Twelve Years Later, Kettly Mars Reflects on the 2010 Earthquake in Haiti and the Novels It Inspired
Written and Translated by Nathan H. Dize
Twelve years ago, at 4:53 p.m. on January 12, 2010, the earth shook Port-au-Prince, Haiti, for less than a minute. The earthquake shattered households, crumbled buildings, and claimed the lives of more than 250,000 people. Ever since that day, Haitian author Kettly Mars has been sifting through the social, natural, and humanitarian effects of the quake in her novels, as well as in commentary and activism. When the earthquake took place, she was about to go on tour to promote her novel Savage Seasons, and by 2015 she had written two new novels––At the Borders of Thirst and I Am Alive (forthcoming in my translation from University of Virginia Press)—directly addressing the impact the earthquake had on Haitians from all walks of life. Like her earlier works, these novels are characterized by the observant eye and trenchant voice that have made Mars a fixture of Haitian literature in the twenty-first century.
A few weeks ahead of the twelfth anniversary of a day many Haitians refer to as douz, the Haitian Creole word for twelve, I spoke with Mars about the passage of time since 2010, her literary life, and her pursuit of the truth through writing.
Nathan H. Dize (NHD): I'd like to go back in time, all the way to January 2010. You were getting ready to go on tour for your latest novel, Savage Seasons, when a powerful earthquake of 7.0 magnitude struck Haiti along the Enriquillo fault line, just north of Port-au-Prince. Can you describe what it was like in Haiti at that moment? And, more recently, did the earthquake on August 14, 2021, cause the memories of January 12 to resurface?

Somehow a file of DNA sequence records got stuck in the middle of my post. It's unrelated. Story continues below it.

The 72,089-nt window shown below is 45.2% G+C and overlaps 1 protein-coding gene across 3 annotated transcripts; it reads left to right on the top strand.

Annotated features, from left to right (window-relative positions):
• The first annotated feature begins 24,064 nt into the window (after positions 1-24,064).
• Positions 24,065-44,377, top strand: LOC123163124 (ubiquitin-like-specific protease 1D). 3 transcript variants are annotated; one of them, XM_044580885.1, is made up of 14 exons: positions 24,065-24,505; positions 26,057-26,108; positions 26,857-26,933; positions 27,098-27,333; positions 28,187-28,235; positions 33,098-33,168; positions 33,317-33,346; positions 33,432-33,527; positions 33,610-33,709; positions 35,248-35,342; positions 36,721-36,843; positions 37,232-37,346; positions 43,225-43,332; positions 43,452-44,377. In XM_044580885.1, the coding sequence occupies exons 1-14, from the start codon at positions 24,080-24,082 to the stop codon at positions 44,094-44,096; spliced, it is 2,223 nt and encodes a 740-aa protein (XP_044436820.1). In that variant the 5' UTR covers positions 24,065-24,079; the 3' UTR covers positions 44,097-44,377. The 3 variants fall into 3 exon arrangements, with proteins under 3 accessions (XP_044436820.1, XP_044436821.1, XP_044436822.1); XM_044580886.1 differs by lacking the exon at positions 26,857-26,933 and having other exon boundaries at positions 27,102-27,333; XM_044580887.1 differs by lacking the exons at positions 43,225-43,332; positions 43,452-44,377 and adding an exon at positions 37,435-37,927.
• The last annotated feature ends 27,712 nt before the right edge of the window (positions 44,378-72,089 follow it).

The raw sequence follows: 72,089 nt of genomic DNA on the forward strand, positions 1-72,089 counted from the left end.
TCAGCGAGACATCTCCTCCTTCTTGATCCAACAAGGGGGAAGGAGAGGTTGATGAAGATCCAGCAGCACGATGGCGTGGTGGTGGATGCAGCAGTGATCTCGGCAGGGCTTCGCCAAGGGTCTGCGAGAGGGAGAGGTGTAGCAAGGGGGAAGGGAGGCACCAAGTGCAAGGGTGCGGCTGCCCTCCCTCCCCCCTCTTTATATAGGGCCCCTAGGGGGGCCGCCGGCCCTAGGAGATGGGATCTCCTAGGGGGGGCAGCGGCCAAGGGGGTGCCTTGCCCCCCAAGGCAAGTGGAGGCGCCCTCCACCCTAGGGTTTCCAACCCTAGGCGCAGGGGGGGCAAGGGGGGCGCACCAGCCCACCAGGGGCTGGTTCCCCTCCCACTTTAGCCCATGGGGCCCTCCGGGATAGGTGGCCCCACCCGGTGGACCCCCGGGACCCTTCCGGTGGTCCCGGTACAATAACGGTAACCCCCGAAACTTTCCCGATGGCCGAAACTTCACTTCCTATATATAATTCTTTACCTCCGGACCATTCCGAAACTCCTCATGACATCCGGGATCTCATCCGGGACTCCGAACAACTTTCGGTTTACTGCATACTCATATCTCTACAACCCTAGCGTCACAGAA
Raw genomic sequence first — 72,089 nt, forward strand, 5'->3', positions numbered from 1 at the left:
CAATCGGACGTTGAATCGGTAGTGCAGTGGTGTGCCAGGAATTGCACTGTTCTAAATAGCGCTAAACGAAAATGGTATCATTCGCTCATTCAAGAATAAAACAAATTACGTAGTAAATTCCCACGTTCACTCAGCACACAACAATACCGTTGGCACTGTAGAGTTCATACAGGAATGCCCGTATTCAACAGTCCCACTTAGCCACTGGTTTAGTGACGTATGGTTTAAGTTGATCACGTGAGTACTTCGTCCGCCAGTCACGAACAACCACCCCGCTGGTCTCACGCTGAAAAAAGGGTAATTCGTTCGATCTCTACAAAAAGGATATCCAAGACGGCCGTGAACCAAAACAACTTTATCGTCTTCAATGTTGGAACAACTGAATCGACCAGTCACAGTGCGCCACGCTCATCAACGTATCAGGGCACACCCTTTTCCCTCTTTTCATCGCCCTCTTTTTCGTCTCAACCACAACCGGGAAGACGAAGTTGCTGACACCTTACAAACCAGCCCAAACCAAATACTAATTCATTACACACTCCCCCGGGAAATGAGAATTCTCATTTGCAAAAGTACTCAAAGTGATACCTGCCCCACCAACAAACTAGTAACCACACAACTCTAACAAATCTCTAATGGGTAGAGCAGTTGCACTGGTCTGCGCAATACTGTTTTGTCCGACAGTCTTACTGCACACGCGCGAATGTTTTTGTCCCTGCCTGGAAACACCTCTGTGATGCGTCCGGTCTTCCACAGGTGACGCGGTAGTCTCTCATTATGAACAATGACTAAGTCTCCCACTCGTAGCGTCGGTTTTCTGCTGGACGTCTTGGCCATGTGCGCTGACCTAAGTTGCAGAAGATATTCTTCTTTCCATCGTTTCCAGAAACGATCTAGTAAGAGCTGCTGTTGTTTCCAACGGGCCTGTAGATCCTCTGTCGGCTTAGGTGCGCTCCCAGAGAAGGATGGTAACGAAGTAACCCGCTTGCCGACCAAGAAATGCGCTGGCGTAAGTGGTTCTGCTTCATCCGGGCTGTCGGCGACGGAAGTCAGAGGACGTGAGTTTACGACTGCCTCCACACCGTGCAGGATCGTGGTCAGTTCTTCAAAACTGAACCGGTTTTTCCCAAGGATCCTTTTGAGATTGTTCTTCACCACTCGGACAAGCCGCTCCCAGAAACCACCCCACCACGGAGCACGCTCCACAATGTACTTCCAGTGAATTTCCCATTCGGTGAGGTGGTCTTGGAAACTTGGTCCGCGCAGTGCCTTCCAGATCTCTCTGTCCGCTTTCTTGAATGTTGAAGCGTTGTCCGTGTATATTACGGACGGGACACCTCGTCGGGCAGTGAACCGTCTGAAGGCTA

Kettly Mars (KM): My publisher was putting the final touches on my novel Savage Seasons when the January 12, 2010 earthquake hit. It's the greatest natural disaster that has ever occurred in Haiti. More than a decade later, the country still suffers from its aftershocks. My family was not personally affected, but we had to live in the midst of this chaotic event that claimed the lives of more than 200,000 people, damaged thousands of houses and roads, and made millions of people homeless––that was something every Haitian living in Haiti experienced at the time. It goes without saying that we were shaken by the most recent earthquake in the Southern Peninsula on August 14. To return to Savage Seasons, it was the first Haitian novel published in France after the earthquake.
To read the rest of the interview, visit Words Without Borders.